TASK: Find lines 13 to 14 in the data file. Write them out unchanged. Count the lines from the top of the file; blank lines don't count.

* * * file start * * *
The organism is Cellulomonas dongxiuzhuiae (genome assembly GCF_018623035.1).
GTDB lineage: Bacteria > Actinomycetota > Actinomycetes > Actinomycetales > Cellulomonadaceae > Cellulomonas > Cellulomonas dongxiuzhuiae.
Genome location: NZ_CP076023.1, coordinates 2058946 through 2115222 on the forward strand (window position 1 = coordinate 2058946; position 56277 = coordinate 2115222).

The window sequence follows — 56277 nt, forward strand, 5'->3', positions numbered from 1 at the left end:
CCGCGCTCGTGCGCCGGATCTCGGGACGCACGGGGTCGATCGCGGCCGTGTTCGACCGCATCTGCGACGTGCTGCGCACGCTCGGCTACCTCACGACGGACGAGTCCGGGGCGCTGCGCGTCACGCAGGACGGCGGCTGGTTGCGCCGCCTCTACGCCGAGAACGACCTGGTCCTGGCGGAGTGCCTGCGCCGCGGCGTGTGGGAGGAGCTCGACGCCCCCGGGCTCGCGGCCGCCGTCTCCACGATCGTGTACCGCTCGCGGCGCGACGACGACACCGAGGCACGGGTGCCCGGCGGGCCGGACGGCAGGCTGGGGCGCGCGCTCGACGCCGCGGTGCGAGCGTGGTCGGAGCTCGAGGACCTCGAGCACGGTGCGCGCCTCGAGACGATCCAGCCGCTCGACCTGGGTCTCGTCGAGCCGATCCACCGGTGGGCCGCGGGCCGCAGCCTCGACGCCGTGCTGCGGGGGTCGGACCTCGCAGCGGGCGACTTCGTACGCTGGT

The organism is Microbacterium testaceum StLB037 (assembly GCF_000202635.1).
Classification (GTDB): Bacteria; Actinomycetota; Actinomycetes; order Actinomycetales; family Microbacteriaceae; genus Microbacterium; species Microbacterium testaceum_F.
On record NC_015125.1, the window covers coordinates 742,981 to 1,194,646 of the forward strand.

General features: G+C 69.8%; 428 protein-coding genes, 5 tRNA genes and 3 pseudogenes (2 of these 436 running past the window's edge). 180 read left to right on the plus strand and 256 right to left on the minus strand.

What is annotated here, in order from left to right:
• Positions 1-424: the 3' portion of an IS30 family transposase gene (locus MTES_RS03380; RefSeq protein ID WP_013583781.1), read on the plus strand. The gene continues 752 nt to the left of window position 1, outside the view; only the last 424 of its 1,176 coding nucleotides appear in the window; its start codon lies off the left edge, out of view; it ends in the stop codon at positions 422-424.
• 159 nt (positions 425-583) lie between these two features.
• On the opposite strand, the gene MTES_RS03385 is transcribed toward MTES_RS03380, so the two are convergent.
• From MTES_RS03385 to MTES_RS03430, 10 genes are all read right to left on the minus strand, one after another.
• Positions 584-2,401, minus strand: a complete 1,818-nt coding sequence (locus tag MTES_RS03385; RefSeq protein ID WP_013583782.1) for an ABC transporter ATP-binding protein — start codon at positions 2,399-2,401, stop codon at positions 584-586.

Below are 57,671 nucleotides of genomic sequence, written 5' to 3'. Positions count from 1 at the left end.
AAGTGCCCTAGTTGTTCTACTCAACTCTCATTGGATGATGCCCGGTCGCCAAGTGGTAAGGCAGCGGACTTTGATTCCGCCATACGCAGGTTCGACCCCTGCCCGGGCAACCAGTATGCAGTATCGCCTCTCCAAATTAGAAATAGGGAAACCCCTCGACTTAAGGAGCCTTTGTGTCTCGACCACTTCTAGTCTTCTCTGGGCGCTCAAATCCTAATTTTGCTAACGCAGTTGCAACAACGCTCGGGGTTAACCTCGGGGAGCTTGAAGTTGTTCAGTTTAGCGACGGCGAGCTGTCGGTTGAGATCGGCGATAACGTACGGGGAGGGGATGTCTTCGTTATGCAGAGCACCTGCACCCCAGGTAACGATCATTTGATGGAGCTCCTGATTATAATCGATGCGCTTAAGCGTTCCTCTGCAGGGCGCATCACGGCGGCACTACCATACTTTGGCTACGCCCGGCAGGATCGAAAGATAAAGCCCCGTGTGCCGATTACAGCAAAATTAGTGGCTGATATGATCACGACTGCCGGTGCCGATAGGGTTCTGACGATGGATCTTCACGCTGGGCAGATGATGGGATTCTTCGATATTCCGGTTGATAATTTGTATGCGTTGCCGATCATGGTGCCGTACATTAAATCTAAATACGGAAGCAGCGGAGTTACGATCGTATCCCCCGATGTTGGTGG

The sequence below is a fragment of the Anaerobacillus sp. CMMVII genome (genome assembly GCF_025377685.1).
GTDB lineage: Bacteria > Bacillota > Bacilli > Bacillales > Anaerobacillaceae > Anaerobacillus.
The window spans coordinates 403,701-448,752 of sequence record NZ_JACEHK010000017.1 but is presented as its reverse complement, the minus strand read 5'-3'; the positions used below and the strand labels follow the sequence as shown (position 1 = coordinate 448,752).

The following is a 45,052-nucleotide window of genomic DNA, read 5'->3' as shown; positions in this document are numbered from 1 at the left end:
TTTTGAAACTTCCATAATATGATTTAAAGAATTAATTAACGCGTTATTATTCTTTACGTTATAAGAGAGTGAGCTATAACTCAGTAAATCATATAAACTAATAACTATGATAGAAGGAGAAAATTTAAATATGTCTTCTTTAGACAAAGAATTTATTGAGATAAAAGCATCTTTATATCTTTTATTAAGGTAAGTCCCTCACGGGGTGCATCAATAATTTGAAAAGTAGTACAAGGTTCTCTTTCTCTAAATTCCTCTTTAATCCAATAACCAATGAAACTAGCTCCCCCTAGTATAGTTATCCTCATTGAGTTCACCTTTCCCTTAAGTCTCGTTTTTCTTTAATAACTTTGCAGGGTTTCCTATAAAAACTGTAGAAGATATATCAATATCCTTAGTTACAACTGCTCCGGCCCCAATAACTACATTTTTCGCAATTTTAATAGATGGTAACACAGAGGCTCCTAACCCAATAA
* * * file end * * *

• On the opposite strand, the gene MTES_RS03385 is transcribed toward MTES_RS03380, so the two are convergent.
• From MTES_RS03385 to MTES_RS03430, 10 genes are all read right to left on the minus strand, one after another.